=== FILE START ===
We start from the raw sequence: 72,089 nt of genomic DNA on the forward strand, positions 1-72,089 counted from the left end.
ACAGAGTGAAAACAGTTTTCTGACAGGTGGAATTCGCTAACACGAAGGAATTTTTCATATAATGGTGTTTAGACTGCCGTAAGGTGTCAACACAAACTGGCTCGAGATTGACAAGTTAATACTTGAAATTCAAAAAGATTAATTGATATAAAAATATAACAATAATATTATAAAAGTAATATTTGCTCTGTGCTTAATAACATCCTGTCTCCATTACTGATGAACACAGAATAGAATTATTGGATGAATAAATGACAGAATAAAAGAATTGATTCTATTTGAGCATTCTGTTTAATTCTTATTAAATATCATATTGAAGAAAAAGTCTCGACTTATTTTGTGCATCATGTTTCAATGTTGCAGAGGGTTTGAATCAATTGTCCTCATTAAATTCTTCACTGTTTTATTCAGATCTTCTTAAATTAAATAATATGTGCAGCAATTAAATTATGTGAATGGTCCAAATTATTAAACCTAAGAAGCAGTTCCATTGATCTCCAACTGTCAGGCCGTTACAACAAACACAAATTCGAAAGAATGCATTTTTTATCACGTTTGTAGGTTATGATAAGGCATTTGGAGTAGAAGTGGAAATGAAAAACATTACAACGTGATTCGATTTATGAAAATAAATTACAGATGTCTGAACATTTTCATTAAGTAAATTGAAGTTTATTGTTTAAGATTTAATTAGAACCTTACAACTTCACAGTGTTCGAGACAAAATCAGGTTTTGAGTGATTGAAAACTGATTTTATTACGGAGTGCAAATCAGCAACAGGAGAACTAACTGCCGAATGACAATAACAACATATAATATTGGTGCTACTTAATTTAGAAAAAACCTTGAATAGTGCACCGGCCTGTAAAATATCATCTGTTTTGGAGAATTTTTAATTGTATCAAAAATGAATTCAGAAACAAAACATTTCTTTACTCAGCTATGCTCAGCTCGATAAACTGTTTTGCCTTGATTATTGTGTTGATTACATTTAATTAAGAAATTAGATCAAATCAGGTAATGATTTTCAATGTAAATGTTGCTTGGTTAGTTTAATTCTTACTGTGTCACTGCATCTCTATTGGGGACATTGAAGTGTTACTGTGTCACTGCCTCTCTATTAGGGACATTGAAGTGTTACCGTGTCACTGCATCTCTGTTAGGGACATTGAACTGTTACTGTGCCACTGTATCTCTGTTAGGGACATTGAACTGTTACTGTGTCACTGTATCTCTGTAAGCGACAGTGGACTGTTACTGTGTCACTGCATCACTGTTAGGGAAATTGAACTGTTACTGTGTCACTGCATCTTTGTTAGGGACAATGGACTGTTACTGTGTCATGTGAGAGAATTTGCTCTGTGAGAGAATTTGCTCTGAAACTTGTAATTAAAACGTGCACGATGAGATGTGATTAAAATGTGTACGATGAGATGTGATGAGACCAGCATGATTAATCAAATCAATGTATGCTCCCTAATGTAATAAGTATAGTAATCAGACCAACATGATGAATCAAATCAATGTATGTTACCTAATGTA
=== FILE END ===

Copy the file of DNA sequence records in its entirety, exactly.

We start from the raw sequence: 72,089 nt of genomic DNA on the forward strand, positions 1-72,089 counted from the left end.
ACAGAGTGAAAACAGTTTTCTGACAGGTGGAATTCGCTAACACGAAGGAATTTTTCATATAATGGTGTTTAGACTGCCGTAAGGTGTCAACACAAACTGGCTCGAGATTGACAAGTTAATACTTGAAATTCAAAAAGATTAATTGATATAAAAATATAACAATAATATTATAAAAGTAATATTTGCTCTGTGCTTAATAACATCCTGTCTCCATTACTGATGAACACAGAATAGAATTATTGGATGAATAAATGACAGAATAAAAGAATTGATTCTATTTGAGCATTCTGTTTAATTCTTATTAAATATCATATTGAAGAAAAAGTCTCGACTTATTTTGTGCATCATGTTTCAATGTTGCAGAGGGTTTGAATCAATTGTCCTCATTAAATTCTTCACTGTTTTATTCAGATCTTCTTAAATTAAATAATATGTGCAGCAATTAAATTATGTGAATGGTCCAAATTATTAAACCTAAGAAGCAGTTCCATTGATCTCCAACTGTCAGGCCGTTACAACAAACACAAATTCGAAAGAATGCATTTTTTATCACGTTTGTAGGTTATGATAAGGCATTTGGAGTAGAAGTGGAAATGAAAAACATTACAACGTGATTCGATTTATGAAAATAAATTACAGATGTCTGAACATTTTCATTAAGTAAATTGAAGTTTATTGTTTAAGATTTAATTAGAACCTTACAACTTCACAGTGTTCGAGACAAAATCAGGTTTTGAGTGATTGAAAACTGATTTTATTACGGAGTGCAAATCAGCAACAGGAGAACTAACTGCCGAATGACAATAACAACATATAATATTGGTGCTACTTAATTTAGAAAAAACCTTGAATAGTGCACCGGCCTGTAAAATATCATCTGTTTTGGAGAATTTTTAATTGTATCAAAAATGAATTCAGAAACAAAACATTTCTTTACTCAGCTATGCTCAGCTCGATAAACTGTTTTGCCTTGATTATTGTGTTGATTACATTTAATTAAGAAATTAGATCAAATCAGGTAATGATTTTCAATGTAAATGTTGCTTGGTTAGTTTAATTCTTACTGTGTCACTGCATCTCTATTGGGGACATTGAAGTGTTACTGTGTCACTGCCTCTCTATTAGGGACATTGAAGTGTTACCGTGTCACTGCATCTCTGTTAGGGACATTGAACTGTTACTGTGCCACTGTATCTCTGTTAGGGACATTGAACTGTTACTGTGTCACTGTATCTCTGTAAGCGACAGTGGACTGTTACTGTGTCACTGCATCACTGTTAGGGAAATTGAACTGTTACTGTGTCACTGCATCTTTGTTAGGGACAATGGACTGTTACTGTGTCATGTGAGAGAATTTGCTCTGTGAGAGAATTTGCTCTGAAACTTGTAATTAAAACGTGCACGATGAGATGTGATTAAAATGTGTACGATGAGATGTGATGAGACCAGCATGATTAATCAAATCAATGTATGCTCCCTAATGTAATAAGTATAGTAATCAGACCAACATGATGAATCAAATCAATGTATGTTACCTAATGTA